The Canucks are bad because they are a bad organization that makes bad decisions
This was never Bruce Boudreau's fault, but he paid the price for it in embarrassing fashion.
The Vancouver Canucks fired head coach Bruce Boudreau on Sunday afternoon, mercifully ending a very public and drawn out coaching change that has been the latest black eye for a franchise that seems to be going out of its way to collect them.
Boudreau was replaced by Rick Tocchet.
The issue with the firing of Boudreau is not necessarily the Canucks’ decision to make a coaching change.
Though I disagree with making Boudreau the scapegoat, teams change coaches all the time and this sort of thing is inevitable. Coaches are hired to be fired.
Given how good of a coach Boudreau has proven to be throughout his career — including in Vancouver — it is probably a bad decision because he is far from the only, or even biggest, problem with that sad sack franchise.
The issue is the way the Canucks have handled it.
Boudreau has only been on the job in Vancouver for a little more than a full season’s worth of games (103), having taken over halfway through the 2021-22 season for Travis Green. After the coaching change Boudreau injected new life into the team and not only had them in playoff contention, they ended up falling short of a Western Conference playoff spot by just five points. That might seem like a big gap, but when you consider where the Canucks were when Boudreau took over it was not only an incredible turnaround, it was the best extended period of hockey the Canucks had played in YEARS.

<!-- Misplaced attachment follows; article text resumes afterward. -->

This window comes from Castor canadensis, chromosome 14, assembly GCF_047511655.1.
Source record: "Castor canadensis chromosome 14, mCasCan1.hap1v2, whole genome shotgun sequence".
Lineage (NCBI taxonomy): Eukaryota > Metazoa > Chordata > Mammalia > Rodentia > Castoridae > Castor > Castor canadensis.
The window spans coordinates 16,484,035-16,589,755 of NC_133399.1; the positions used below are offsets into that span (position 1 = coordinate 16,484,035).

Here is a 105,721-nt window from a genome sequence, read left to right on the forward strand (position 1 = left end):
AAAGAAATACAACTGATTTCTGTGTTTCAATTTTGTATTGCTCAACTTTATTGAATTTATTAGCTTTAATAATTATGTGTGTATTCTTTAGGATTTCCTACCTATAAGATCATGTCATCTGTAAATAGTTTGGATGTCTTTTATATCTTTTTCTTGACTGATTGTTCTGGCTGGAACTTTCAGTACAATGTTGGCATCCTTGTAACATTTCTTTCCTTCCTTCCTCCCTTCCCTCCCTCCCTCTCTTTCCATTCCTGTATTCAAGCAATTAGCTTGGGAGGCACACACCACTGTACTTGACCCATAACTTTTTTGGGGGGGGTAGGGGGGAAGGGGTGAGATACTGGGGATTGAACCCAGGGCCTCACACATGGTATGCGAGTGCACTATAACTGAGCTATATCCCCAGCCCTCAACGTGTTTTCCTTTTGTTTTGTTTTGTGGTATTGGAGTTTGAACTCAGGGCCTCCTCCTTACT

Despite that, the Canucks’ new front office led by former Penguins general manager Jim Rutherford and one of his assistants, Patrik Allvin, seemed to resent his presence behind the Canucks’ bench from the very start of the season.
Early in the year Rutherford was doing what he always does and going on the radio and screaming about how bad his team is, how they played with no structure (pretty much a direct shot at the coach), and needed to make changes.
As Boudreau’s seat continued to get hotter, Rutherford only managed to fan the flames by again getting in front of a microphone and admitting he was speaking to potential coaching candidates. While he never gave any names, it was still baffling to hear an executive speak like that before the current coach was fired.
It was ultimately reported that Rick Tocchet, an assistant coach with the Penguins during Rutherford’s time in Pittsburgh, was one of the candidates the Canucks had been in contact with. Tocchet, who had been working as an analyst on TNT, acknowledged that he had spoken to Rutherford but tried to back it up by saying he had spoken to Rutherford for years given their personal relationship and that it was not about a contract or a coaching job.
Meanwhile, Boudreau was left twisting in the wind as a dead man walking behind the Canucks’ bench with everybody knowing this decision was going to come after Saturday’s game. Then it did.
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